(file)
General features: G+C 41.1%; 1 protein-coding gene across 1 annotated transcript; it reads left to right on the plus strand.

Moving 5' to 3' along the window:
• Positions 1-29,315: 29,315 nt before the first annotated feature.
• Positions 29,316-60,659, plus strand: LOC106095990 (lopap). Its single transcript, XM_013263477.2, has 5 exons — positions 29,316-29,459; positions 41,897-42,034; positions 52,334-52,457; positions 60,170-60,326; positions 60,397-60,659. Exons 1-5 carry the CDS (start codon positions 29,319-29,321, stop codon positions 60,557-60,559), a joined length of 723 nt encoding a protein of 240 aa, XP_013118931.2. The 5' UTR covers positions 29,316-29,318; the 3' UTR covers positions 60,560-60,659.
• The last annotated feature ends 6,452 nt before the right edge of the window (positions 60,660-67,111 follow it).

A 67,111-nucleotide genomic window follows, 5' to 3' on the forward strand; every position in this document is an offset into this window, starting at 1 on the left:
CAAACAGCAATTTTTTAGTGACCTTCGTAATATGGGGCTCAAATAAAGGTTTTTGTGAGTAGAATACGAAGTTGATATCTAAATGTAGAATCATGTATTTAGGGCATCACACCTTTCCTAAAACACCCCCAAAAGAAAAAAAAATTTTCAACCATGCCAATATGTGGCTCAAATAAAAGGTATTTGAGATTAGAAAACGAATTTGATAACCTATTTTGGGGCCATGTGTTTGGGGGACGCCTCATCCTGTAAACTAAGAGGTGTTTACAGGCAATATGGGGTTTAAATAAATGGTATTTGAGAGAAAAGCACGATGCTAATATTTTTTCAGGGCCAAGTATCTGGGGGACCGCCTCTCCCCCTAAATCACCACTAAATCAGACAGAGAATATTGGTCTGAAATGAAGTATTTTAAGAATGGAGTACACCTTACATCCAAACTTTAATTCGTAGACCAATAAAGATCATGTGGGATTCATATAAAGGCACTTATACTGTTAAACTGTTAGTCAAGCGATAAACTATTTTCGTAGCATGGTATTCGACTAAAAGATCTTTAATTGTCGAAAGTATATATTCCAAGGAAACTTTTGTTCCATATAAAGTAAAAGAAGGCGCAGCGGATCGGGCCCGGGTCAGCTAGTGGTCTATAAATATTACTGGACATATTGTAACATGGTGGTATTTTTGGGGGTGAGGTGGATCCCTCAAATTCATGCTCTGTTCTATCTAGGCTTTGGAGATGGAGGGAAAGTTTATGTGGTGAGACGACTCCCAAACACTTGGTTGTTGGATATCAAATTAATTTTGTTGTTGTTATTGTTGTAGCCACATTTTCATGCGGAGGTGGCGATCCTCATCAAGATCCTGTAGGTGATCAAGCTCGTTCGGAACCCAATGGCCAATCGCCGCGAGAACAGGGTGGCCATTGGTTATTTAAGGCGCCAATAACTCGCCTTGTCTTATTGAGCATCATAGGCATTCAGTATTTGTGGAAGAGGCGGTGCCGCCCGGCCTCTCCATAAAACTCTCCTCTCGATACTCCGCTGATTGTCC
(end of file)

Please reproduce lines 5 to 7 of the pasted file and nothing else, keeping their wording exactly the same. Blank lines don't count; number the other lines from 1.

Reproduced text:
• The last annotated feature ends 6,452 nt before the right edge of the window (positions 60,660-67,111 follow it).

A 67,111-nucleotide genomic window follows, 5' to 3' on the forward strand; every position in this document is an offset into this window, starting at 1 on the left:
CAAACAGCAATTTTTTAGTGACCTTCGTAATATGGGGCTCAAATAAAGGTTTTTGTGAGTAGAATACGAAGTTGATATCTAAATGTAGAATCATGTATTTAGGGCATCACACCTTTCCTAAAACACCCCCAAAAGAAAAAAAAATTTTCAACCATGCCAATATGTGGCTCAAATAAAAGGTATTTGAGATTAGAAAACGAATTTGATAACCTATTTTGGGGCCATGTGTTTGGGGGACGCCTCATCCTGTAAACTAAGAGGTGTTTACAGGCAATATGGGGTTTAAATAAATGGTATTTGAGAGAAAAGCACGATGCTAATATTTTTTCAGGGCCAAGTATCTGGGGGACCGCCTCTCCCCCTAAATCACCACTAAATCAGACAGAGAATATTGGTCTGAAATGAAGTATTTTAAGAATGGAGTACACCTTACATCCAAACTTTAATTCGTAGACCAATAAAGATCATGTGGGATTCATATAAAGGCACTTATACTGTTAAACTGTTAGTCAAGCGATAAACTATTTTCGTAGCATGGTATTCGACTAAAAGATCTTTAATTGTCGAAAGTATATATTCCAAGGAAACTTTTGTTCCATATAAAGTAAAAGAAGGCGCAGCGGATCGGGCCCGGGTCAGCTAGTGGTCTATAAATATTACTGGACATATTGTAACATGGTGGTATTTTTGGGGGTGAGGTGGATCCCTCAAATTCATGCTCTGTTCTATCTAGGCTTTGGAGATGGAGGGAAAGTTTATGTGGTGAGACGACTCCCAAACACTTGGTTGTTGGATATCAAATTAATTTTGTTGTTGTTATTGTTGTAGCCACATTTTCATGCGGAGGTGGCGATCCTCATCAAGATCCTGTAGGTGATCAAGCTCGTTCGGAACCCAATGGCCAATCGCCGCGAGAACAGGGTGGCCATTGGTTATTTAAGGCGCCAATAACTCGCCTTGTCTTATTGAGCATCATAGGCATTCAGTATTTGTGGAAGAGGCGGTGCCGCCCGGCCTCTCCATAAAACTCTCCTCTCGATACTCCGCTGATTGTCC